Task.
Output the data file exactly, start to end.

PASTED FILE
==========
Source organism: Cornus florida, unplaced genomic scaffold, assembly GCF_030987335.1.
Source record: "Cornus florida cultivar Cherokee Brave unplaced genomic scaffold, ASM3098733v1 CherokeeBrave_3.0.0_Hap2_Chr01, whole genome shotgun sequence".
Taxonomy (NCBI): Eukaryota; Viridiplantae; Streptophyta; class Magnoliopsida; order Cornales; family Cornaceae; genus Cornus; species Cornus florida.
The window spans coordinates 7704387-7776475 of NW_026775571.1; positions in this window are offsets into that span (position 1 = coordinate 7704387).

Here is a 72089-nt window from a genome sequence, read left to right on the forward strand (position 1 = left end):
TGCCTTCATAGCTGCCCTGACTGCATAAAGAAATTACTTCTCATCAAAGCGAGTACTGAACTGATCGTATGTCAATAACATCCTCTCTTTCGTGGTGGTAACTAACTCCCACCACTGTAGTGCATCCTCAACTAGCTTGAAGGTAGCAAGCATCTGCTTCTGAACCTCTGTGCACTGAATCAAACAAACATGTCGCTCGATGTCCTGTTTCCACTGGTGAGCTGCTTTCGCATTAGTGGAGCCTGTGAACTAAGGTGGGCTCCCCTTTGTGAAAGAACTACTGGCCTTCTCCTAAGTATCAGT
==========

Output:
Source organism: Cornus florida, unplaced genomic scaffold, assembly GCF_030987335.1.
Source record: "Cornus florida cultivar Cherokee Brave unplaced genomic scaffold, ASM3098733v1 CherokeeBrave_3.0.0_Hap2_Chr01, whole genome shotgun sequence".
Taxonomy (NCBI): Eukaryota; Viridiplantae; Streptophyta; class Magnoliopsida; order Cornales; family Cornaceae; genus Cornus; species Cornus florida.
The window spans coordinates 7704387-7776475 of NW_026775571.1; positions in this window are offsets into that span (position 1 = coordinate 7704387).

Here is a 72089-nt window from a genome sequence, read left to right on the forward strand (position 1 = left end):
TGCCTTCATAGCTGCCCTGACTGCATAAAGAAATTACTTCTCATCAAAGCGAGTACTGAACTGATCGTATGTCAATAACATCCTCTCTTTCGTGGTGGTAACTAACTCCCACCACTGTAGTGCATCCTCAACTAGCTTGAAGGTAGCAAGCATCTGCTTCTGAACCTCTGTGCACTGAATCAAACAAACATGTCGCTCGATGTCCTGTTTCCACTGGTGAGCTGCTTTCGCATTAGTGGAGCCTGTGAACTAAGGTGGGCTCCCCTTTGTGAAAGAACTACTGGCCTTCTCCTAAGTATCAGT